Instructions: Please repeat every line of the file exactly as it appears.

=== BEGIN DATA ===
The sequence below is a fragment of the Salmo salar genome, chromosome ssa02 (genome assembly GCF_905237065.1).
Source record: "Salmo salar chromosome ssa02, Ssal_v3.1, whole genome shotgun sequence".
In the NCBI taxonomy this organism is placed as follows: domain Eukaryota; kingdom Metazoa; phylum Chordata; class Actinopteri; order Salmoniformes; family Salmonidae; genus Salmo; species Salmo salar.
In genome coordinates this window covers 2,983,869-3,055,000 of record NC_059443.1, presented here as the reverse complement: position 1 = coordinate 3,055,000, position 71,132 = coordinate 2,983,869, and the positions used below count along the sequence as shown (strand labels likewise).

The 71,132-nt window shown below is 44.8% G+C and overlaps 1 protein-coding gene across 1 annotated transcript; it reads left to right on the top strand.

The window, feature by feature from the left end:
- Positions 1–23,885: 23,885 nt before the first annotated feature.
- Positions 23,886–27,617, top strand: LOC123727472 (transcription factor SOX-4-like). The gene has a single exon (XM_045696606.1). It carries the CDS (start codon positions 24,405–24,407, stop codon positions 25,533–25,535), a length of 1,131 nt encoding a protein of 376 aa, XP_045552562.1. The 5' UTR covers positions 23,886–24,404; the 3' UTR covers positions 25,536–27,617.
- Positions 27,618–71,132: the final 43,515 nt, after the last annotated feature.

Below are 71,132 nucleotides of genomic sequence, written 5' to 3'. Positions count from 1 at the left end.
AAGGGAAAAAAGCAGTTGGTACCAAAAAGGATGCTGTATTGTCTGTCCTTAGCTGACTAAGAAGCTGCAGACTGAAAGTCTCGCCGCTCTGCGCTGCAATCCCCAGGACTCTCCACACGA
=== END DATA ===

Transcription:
The sequence below is a fragment of the Salmo salar genome, chromosome ssa02 (genome assembly GCF_905237065.1).
Source record: "Salmo salar chromosome ssa02, Ssal_v3.1, whole genome shotgun sequence".
In the NCBI taxonomy this organism is placed as follows: domain Eukaryota; kingdom Metazoa; phylum Chordata; class Actinopteri; order Salmoniformes; family Salmonidae; genus Salmo; species Salmo salar.
In genome coordinates this window covers 2,983,869-3,055,000 of record NC_059443.1, presented here as the reverse complement: position 1 = coordinate 3,055,000, position 71,132 = coordinate 2,983,869, and the positions used below count along the sequence as shown (strand labels likewise).

The 71,132-nt window shown below is 44.8% G+C and overlaps 1 protein-coding gene across 1 annotated transcript; it reads left to right on the top strand.

The window, feature by feature from the left end:
- Positions 1–23,885: 23,885 nt before the first annotated feature.
- Positions 23,886–27,617, top strand: LOC123727472 (transcription factor SOX-4-like). The gene has a single exon (XM_045696606.1). It carries the CDS (start codon positions 24,405–24,407, stop codon positions 25,533–25,535), a length of 1,131 nt encoding a protein of 376 aa, XP_045552562.1. The 5' UTR covers positions 23,886–24,404; the 3' UTR covers positions 25,536–27,617.
- Positions 27,618–71,132: the final 43,515 nt, after the last annotated feature.

Below are 71,132 nucleotides of genomic sequence, written 5' to 3'. Positions count from 1 at the left end.
AAGGGAAAAAAGCAGTTGGTACCAAAAAGGATGCTGTATTGTCTGTCCTTAGCTGACTAAGAAGCTGCAGACTGAAAGTCTCGCCGCTCTGCGCTGCAATCCCCAGGACTCTCCACACGA